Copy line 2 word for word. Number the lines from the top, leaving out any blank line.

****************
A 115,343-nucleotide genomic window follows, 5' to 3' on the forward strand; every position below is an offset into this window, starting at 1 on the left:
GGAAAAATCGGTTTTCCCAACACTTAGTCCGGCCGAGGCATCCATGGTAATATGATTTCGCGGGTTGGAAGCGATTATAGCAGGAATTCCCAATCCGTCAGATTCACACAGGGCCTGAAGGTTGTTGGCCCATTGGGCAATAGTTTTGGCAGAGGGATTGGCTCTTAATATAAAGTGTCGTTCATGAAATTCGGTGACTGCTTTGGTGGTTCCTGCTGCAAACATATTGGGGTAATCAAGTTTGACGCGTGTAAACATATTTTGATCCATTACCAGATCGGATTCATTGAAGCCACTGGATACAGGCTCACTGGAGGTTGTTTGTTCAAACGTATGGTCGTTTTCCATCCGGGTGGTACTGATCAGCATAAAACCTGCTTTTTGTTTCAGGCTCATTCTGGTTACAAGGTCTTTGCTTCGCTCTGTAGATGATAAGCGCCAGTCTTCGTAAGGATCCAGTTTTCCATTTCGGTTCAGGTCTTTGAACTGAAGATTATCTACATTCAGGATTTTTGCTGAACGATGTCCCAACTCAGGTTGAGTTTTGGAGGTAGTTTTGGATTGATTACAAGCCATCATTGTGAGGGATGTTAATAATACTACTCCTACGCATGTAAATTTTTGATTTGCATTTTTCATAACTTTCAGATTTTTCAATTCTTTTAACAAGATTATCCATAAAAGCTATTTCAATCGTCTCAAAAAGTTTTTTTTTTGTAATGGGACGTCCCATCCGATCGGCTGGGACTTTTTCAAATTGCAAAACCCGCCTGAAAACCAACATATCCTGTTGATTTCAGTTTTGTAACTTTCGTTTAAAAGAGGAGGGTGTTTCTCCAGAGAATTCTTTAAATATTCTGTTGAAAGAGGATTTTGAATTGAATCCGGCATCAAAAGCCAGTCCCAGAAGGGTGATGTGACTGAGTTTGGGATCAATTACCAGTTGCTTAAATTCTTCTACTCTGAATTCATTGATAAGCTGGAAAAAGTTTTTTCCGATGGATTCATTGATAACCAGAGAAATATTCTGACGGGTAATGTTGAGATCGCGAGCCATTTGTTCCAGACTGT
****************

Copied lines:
GGAAAAATCGGTTTTCCCAACACTTAGTCCGGCCGAGGCATCCATGGTAATATGATTTCGCGGGTTGGAAGCGATTATAGCAGGAATTCCCAATCCGTCAGATTCACACAGGGCCTGAAGGTTGTTGGCCCATTGGGCAATAGTTTTGGCAGAGGGATTGGCTCTTAATATAAAGTGTCGTTCATGAAATTCGGTGACTGCTTTGGTGGTTCCTGCTGCAAACATATTGGGGTAATCAAGTTTGACGCGTGTAAACATATTTTGATCCATTACCAGATCGGATTCATTGAAGCCACTGGATACAGGCTCACTGGAGGTTGTTTGTTCAAACGTATGGTCGTTTTCCATCCGGGTGGTACTGATCAGCATAAAACCTGCTTTTTGTTTCAGGCTCATTCTGGTTACAAGGTCTTTGCTTCGCTCTGTAGATGATAAGCGCCAGTCTTCGTAAGGATCCAGTTTTCCATTTCGGTTCAGGTCTTTGAACTGAAGATTATCTACATTCAGGATTTTTGCTGAACGATGTCCCAACTCAGGTTGAGTTTTGGAGGTAGTTTTGGATTGATTACAAGCCATCATTGTGAGGGATGTTAATAATACTACTCCTACGCATGTAAATTTTTGATTTGCATTTTTCATAACTTTCAGATTTTTCAATTCTTTTAACAAGATTATCCATAAAAGCTATTTCAATCGTCTCAAAAAGTTTTTTTTTTGTAATGGGACGTCCCATCCGATCGGCTGGGACTTTTTCAAATTGCAAAACCCGCCTGAAAACCAACATATCCTGTTGATTTCAGTTTTGTAACTTTCGTTTAAAAGAGGAGGGTGTTTCTCCAGAGAATTCTTTAAATATTCTGTTGAAAGAGGATTTTGAATTGAATCCGGCATCAAAAGCCAGTCCCAGAAGGGTGATGTGACTGAGTTTGGGATCAATTACCAGTTGCTTAAATTCTTCTACTCTGAATTCATTGATAAGCTGGAAAAAGTTTTTTCCGATGGATTCATTGATAACCAGAGAAATATTCTGACGGGTAATGTTGAGATCGCGAGCCATTTGTTCCAGACTGT